South Africa has been through tumultuous events during the past decade. Twenty-four years after the dawn of democratic South Africa, a lot has happened to unravel the tapestry of our so-called rainbow nation, which had won the admiration of the world. But with turmoil came opportunity. There are many among us who remain committed to creating sustainable solutions for the country. One of those who continues to drive transformational initiatives that position South Africa as one of the leading brands locally and abroad is Eustace Mashimbye, the chief executive officer of Proudly South African.
Mashimbye was born in Mamelodi, a township that was established when 16 houses were built on a farm called Vlakfontein during the dark days of Apartheid. It is no surprise that he is an avid fan of Mamelodi Sundowns, a leading team in South Africa’s Premier Soccer League. “As early as 1989, my brother took me to my very first football match which showcased Mamelodi Sundowns and Kaizer Chiefs. I was thrilled and the memory feels like yesterday – I can still remember the entire Sundowns team that played on that day,” he says.
Mashimbye is also passionate about music and is not shy to spend time on the decks. “In addition to my daily life as CEO of Proudly SA, I’m a part-time DJ,” he says, adding that “a few years ago, my twins christened me with the stage name DJ Daddy.”
A qualified financial accountant, Mashimbye was Proudly SA’s chief financial officer before being appointed acting CEO. In December 2016 he was permanently appointed to that position. He crafted his art as a business leader at the then Technikon Northern Gauteng (now Tshwane University of Technology) and the Technikon South Africa (now part of the University of South Africa), majoring in financial accounting and corporate law.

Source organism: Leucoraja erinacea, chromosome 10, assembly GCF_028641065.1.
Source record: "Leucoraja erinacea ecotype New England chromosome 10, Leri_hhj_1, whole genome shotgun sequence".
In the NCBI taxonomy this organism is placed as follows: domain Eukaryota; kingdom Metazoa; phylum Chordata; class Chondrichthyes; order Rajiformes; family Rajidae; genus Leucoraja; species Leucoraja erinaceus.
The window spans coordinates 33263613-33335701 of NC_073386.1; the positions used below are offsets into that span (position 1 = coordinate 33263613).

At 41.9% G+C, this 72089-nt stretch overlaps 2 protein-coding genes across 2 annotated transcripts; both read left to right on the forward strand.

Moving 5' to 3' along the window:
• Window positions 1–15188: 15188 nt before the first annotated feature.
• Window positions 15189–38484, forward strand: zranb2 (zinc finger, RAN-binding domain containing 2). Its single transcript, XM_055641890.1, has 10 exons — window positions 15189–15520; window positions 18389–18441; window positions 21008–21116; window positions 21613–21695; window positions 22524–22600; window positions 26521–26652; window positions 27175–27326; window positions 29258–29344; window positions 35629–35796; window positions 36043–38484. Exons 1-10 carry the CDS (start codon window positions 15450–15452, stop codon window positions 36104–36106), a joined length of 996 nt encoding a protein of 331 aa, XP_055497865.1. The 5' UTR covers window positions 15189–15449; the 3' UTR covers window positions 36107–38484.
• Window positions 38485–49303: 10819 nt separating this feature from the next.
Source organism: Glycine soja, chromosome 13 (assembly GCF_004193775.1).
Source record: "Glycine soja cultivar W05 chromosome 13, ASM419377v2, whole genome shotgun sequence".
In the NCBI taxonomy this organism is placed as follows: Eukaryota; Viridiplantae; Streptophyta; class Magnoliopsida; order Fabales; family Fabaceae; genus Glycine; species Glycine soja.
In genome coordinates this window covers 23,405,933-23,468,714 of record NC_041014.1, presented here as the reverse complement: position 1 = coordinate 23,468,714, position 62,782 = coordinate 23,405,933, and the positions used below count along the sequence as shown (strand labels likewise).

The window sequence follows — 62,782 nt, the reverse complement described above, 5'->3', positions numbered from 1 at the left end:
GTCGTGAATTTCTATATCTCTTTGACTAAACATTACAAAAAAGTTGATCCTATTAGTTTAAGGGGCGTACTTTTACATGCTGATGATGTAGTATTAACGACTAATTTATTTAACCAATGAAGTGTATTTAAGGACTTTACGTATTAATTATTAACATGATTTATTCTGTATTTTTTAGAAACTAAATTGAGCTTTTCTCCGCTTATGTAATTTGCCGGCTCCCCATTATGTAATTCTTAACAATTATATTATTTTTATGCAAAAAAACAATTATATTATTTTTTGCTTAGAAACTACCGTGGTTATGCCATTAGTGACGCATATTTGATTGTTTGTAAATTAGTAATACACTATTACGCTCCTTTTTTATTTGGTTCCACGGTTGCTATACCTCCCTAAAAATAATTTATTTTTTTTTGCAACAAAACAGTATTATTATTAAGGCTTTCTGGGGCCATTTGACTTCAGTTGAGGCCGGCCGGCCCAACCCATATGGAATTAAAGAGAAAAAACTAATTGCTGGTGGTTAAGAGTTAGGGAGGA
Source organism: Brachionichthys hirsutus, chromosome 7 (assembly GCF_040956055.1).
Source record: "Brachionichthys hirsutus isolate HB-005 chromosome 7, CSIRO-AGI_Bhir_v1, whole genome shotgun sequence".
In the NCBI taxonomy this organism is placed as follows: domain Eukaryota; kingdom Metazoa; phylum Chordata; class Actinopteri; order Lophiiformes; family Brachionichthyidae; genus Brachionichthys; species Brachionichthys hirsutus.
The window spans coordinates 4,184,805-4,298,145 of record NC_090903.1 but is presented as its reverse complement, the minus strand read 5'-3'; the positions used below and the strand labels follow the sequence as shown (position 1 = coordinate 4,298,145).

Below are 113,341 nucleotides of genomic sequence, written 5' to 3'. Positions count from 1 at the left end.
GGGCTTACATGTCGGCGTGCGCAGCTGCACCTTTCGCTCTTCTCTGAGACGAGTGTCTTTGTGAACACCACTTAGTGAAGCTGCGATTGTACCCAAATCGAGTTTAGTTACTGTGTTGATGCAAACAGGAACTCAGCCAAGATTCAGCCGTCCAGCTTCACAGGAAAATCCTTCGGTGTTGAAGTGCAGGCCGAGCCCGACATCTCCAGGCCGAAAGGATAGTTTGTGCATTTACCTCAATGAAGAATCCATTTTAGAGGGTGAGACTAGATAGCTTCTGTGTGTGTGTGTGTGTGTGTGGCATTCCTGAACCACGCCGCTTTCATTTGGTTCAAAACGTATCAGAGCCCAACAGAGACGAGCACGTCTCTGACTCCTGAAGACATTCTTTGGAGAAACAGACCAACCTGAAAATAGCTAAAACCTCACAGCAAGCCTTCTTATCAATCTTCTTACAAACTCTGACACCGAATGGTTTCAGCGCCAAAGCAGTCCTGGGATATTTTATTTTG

Mashimbye has served on the board of The Business Place and is a director on the board of the South African Savings Institute, where he previously also held the position of audit and risk committee chairperson.
With 17 years’ experience in accounting and financial management in the public and private sectors, (he served in senior management roles at Telkom, Edcon and the Department of Trade & Industry, among others), he brings a wealth of expertise to help Proudly SA achieve its mission. Its mission? To encourage the nation to make personal and organisational contributions towards economic growth and prosperity in South Africa by prioritising locally made items or services, increasing employment opportunities while reinforcing national pride and patriotism.
Mashimbye is well placed to inspire local manufacturers and service providers who are serious about quality and who are committed to creating and sustaining employment. “It is extremely gratifying to feel like you’re part of a remarkable movement that aims to promote job creation in your country of birth,” he says.
“Proudly SA seeks to strongly influence procurement in the public and private sectors, to increase local production and stimulate job creation. This is in line with the government’s plans to revive South Africa’s economy, so that millions of jobs can be created and unemployment can be reduced to 15% as per the National Development Plan,” says Mashimbye.